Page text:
In an age where we are being defined more and more by our social media presence, Neal Broffman’s Help Us Find Sunil Tripathi is a timely and cautionary tale. The documentary exposes how easily one’s narrative can be taken over and reshaped by others online.

Broffman’s film explores the mysterious disappearance of Sunil Tripathi, a Brown University student who vanished from his apartment only one month prior to the Boston Marathon bombings. By all accounts Tripathi was your average American student. He loved his family, had a passion for the musical arts, and believed that everyone should find something they enjoy doing and work towards excelling at it. However, Tripathi developed a depression that his family could not seem to steer him out of. Unreceptive to the numerous family interventions and pleas to seek professional help, he left his apartment one night without any warning.

Much of Help Us Find Sunil Tripathi focuses on the desperate search efforts of Tripathi’s family and the university community. Fearing the worse, they searched all over town, established Facebook and twitter pages asking for information about his whereabouts, and attempted to reach out to local media. The latter of which did not seem that interested in the name Sunil Tripathi until after the bombings took place.

Interspersing voicemail recordings from numerous media outlets (The Associated Press, CNN, Bloomberg News, etc) attempting to get in touch with Tripathi’s family, Broffman’s film truly comes alive when it exaimes the domino effect caused by a series of seemingly harmless user comments that popped up online in the wake of the bombings. When the FBI release the blurred images of the, then unknown, bombing suspects, the internet was in a flurry of chatter and speculations. Amateur sleuths online and media outlets were all trying to figure out who were the two men that had left Boston paralyzed in fear. However, when a few individuals on Reddit mentioned that one of the assailants resembled Sunil Tripathi, it triggered an avalanche of speculation and accusations that not only overshadowed the Tripathi family’s search, but also uncovered the powerful and ugly nature of social media.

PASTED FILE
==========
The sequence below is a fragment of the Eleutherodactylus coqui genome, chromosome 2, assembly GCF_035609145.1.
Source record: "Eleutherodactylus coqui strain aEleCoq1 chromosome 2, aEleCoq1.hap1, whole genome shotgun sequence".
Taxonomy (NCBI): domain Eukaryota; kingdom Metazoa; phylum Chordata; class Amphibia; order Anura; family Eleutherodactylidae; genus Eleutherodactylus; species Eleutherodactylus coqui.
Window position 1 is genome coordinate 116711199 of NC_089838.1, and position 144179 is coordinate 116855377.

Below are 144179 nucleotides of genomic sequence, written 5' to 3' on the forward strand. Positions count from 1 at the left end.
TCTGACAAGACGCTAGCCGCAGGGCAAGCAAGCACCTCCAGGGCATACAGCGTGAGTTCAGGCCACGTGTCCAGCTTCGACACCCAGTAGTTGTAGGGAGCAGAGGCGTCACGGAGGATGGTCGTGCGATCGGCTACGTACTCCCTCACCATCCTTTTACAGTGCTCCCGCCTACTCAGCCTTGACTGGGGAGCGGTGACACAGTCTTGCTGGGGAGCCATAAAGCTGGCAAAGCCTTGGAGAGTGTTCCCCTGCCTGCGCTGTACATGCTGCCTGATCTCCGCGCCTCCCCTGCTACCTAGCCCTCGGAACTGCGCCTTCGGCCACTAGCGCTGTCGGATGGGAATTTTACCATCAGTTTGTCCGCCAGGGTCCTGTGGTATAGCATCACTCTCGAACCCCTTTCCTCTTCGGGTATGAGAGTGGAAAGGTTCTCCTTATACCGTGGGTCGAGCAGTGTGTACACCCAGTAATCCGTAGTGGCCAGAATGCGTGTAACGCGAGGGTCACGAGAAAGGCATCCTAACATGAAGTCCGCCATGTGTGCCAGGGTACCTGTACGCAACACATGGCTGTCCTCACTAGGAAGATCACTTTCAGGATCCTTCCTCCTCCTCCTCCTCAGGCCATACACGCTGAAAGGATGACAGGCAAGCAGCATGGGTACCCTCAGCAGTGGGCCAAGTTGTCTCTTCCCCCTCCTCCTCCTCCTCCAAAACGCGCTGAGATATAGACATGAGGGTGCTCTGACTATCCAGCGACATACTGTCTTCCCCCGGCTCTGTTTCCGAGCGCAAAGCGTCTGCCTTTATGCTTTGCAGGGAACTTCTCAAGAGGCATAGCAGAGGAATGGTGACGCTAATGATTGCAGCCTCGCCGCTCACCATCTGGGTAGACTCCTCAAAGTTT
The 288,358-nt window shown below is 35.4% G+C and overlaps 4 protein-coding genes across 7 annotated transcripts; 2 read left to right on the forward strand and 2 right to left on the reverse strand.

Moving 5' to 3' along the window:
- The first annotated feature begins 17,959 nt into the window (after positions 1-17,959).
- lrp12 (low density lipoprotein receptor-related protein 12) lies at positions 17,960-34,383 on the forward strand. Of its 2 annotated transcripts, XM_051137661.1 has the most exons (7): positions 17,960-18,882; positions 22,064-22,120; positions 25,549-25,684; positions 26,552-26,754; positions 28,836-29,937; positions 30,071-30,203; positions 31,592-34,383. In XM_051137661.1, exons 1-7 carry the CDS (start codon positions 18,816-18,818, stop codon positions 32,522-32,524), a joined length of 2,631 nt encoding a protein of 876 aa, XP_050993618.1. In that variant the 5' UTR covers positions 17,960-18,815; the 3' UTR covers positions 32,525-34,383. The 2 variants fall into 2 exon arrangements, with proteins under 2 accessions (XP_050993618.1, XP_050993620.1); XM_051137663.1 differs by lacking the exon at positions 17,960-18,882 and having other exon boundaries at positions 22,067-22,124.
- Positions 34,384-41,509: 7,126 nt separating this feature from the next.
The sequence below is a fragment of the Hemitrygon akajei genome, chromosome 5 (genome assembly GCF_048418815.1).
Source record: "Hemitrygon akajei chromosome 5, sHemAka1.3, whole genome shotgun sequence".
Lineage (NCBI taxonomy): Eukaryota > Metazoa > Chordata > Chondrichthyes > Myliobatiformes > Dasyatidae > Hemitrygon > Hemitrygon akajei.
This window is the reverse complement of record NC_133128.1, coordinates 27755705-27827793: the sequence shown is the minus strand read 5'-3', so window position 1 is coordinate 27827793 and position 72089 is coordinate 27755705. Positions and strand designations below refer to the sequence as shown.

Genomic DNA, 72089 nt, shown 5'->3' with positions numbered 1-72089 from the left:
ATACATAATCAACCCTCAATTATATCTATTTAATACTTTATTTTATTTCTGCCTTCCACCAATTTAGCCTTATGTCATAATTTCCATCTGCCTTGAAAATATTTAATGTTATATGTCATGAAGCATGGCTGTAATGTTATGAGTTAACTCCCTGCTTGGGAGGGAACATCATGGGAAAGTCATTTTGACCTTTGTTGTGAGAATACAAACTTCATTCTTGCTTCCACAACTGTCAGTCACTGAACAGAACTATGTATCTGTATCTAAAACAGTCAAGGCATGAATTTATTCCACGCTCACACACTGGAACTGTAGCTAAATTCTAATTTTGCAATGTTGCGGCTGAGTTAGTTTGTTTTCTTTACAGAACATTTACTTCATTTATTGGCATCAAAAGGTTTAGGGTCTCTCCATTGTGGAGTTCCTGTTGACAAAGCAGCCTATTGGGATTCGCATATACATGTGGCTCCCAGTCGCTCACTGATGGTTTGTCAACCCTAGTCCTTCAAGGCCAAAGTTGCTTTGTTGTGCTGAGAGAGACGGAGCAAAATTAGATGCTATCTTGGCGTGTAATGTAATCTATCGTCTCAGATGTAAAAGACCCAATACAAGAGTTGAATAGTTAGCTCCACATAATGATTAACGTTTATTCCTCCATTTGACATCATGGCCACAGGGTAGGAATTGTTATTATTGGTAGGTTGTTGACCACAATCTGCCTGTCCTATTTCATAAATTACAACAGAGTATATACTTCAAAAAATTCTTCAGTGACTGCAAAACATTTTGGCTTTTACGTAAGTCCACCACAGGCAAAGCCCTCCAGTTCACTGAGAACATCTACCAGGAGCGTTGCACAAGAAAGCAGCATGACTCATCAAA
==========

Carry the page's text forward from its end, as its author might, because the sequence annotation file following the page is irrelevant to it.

Help Us Find Sunil Tripathi captures the terrifying mob mentality that the online world perpetually fosters. Facts no longer matter in a sphere where retweeting something is viewed as instant validation. Broffman’s film details the vast leaps in logic between people online saying Triapthi resembling one the suspects to the world believing Triapathi was a terrorist who bombed the marathon. The most disturbing thing about all of this is how legitimate media outlets, who should know better, forgo basic researching practices and proceed to report unverified information as fact. By hearing the painful events recounted straight from the Tripathi family and those involved with the search, Broffman effectively shows that every action in the online world has real human consequences. Things that are posted on the internet last forever. Help Us Find Sunil Tripathi reminds us that we all need to be more mindful of how we process information online and the ways in which our cyber footprint can inadvertently impact the legacies of others.

Wednesday, April 29, 7:00 PM, ROM Theatre
Thursday, April 30, 11:00 AM, Isabel Bader Theatre
Saturday, May 2, 9:00 PM, Scotiabank Theatre

Tickets can be purchased at the Hot Docs website.


  1. Sounds like a great film – you’ll have to tell me whether they ‘resolve’ the missing person case though. I think films like Catfish and Help Us Find…, alongside recent events with Anita Sarkeesian and the TED talk by Monica Lewinsky reveals and uglier side to the internet, and how – at the moment – it is very difficult to know how to move forward. I’ll keep my eyes peeled for this one I think!

    1. I think the Monica Lewinsky TED talk would be a great companion piece with this film. They both touch on some extremely timely points, especially in regards to the impact on that being targeted online has on families. Considering the amount of time this generation spends online, it feels like we are only now starting to truly scratch the surface on the ways in which the “groupthink” mentality is eroding the internet.

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